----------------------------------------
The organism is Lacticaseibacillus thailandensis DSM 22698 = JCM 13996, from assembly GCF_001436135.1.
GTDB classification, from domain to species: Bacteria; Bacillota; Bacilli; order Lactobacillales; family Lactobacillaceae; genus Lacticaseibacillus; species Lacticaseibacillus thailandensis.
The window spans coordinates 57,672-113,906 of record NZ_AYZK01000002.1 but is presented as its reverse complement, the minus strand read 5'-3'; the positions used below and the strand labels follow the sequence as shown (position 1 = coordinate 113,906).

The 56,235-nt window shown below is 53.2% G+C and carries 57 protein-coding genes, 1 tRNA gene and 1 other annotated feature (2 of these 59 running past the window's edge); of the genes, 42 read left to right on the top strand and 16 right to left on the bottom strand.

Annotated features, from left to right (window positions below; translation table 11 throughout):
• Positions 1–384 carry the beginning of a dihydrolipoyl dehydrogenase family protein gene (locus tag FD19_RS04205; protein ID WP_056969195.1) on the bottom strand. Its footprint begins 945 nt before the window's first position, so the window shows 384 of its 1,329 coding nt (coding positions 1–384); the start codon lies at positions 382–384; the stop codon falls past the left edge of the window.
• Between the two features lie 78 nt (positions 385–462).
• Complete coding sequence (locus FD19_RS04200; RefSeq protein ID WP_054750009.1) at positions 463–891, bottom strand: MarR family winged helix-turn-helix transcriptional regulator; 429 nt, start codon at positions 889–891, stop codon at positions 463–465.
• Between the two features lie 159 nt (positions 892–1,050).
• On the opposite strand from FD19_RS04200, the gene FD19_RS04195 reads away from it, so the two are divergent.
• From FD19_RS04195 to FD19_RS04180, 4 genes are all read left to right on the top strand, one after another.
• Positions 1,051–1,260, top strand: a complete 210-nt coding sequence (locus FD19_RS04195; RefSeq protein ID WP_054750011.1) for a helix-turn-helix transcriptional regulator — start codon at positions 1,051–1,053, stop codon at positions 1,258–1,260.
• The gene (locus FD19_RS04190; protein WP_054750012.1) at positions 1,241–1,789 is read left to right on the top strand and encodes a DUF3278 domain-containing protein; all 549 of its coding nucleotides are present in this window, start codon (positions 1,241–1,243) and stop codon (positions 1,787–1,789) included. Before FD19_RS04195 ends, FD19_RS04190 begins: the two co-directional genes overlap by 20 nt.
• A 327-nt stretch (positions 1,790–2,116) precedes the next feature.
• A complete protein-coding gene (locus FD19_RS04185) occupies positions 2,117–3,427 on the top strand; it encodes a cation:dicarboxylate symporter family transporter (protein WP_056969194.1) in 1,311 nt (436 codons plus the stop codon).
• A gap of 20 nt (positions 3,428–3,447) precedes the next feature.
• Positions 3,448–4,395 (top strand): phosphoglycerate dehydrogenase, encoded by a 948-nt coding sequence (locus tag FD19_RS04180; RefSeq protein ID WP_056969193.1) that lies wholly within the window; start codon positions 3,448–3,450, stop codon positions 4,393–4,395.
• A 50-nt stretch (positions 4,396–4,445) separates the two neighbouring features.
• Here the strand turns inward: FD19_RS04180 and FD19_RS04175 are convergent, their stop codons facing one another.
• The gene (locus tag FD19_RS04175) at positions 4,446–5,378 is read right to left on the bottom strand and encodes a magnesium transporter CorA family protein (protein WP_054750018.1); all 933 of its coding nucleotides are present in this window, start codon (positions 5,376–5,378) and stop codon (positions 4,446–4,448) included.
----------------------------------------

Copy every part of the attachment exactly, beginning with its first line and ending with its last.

The organism is Lacticaseibacillus thailandensis DSM 22698 = JCM 13996, from assembly GCF_001436135.1.
GTDB classification, from domain to species: Bacteria; Bacillota; Bacilli; order Lactobacillales; family Lactobacillaceae; genus Lacticaseibacillus; species Lacticaseibacillus thailandensis.
The window spans coordinates 57,672-113,906 of record NZ_AYZK01000002.1 but is presented as its reverse complement, the minus strand read 5'-3'; the positions used below and the strand labels follow the sequence as shown (position 1 = coordinate 113,906).

The 56,235-nt window shown below is 53.2% G+C and carries 57 protein-coding genes, 1 tRNA gene and 1 other annotated feature (2 of these 59 running past the window's edge); of the genes, 42 read left to right on the top strand and 16 right to left on the bottom strand.

Annotated features, from left to right (window positions below; translation table 11 throughout):
• Positions 1–384 carry the beginning of a dihydrolipoyl dehydrogenase family protein gene (locus tag FD19_RS04205; protein ID WP_056969195.1) on the bottom strand. Its footprint begins 945 nt before the window's first position, so the window shows 384 of its 1,329 coding nt (coding positions 1–384); the start codon lies at positions 382–384; the stop codon falls past the left edge of the window.
• Between the two features lie 78 nt (positions 385–462).
• Complete coding sequence (locus FD19_RS04200; RefSeq protein ID WP_054750009.1) at positions 463–891, bottom strand: MarR family winged helix-turn-helix transcriptional regulator; 429 nt, start codon at positions 889–891, stop codon at positions 463–465.
• Between the two features lie 159 nt (positions 892–1,050).
• On the opposite strand from FD19_RS04200, the gene FD19_RS04195 reads away from it, so the two are divergent.
• From FD19_RS04195 to FD19_RS04180, 4 genes are all read left to right on the top strand, one after another.
• Positions 1,051–1,260, top strand: a complete 210-nt coding sequence (locus FD19_RS04195; RefSeq protein ID WP_054750011.1) for a helix-turn-helix transcriptional regulator — start codon at positions 1,051–1,053, stop codon at positions 1,258–1,260.
• The gene (locus FD19_RS04190; protein WP_054750012.1) at positions 1,241–1,789 is read left to right on the top strand and encodes a DUF3278 domain-containing protein; all 549 of its coding nucleotides are present in this window, start codon (positions 1,241–1,243) and stop codon (positions 1,787–1,789) included. Before FD19_RS04195 ends, FD19_RS04190 begins: the two co-directional genes overlap by 20 nt.
• A 327-nt stretch (positions 1,790–2,116) precedes the next feature.
• A complete protein-coding gene (locus FD19_RS04185) occupies positions 2,117–3,427 on the top strand; it encodes a cation:dicarboxylate symporter family transporter (protein WP_056969194.1) in 1,311 nt (436 codons plus the stop codon).
• A gap of 20 nt (positions 3,428–3,447) precedes the next feature.
• Positions 3,448–4,395 (top strand): phosphoglycerate dehydrogenase, encoded by a 948-nt coding sequence (locus tag FD19_RS04180; RefSeq protein ID WP_056969193.1) that lies wholly within the window; start codon positions 3,448–3,450, stop codon positions 4,393–4,395.
• A 50-nt stretch (positions 4,396–4,445) separates the two neighbouring features.
• Here the strand turns inward: FD19_RS04180 and FD19_RS04175 are convergent, their stop codons facing one another.
• The gene (locus tag FD19_RS04175) at positions 4,446–5,378 is read right to left on the bottom strand and encodes a magnesium transporter CorA family protein (protein WP_054750018.1); all 933 of its coding nucleotides are present in this window, start codon (positions 5,376–5,378) and stop codon (positions 4,446–4,448) included.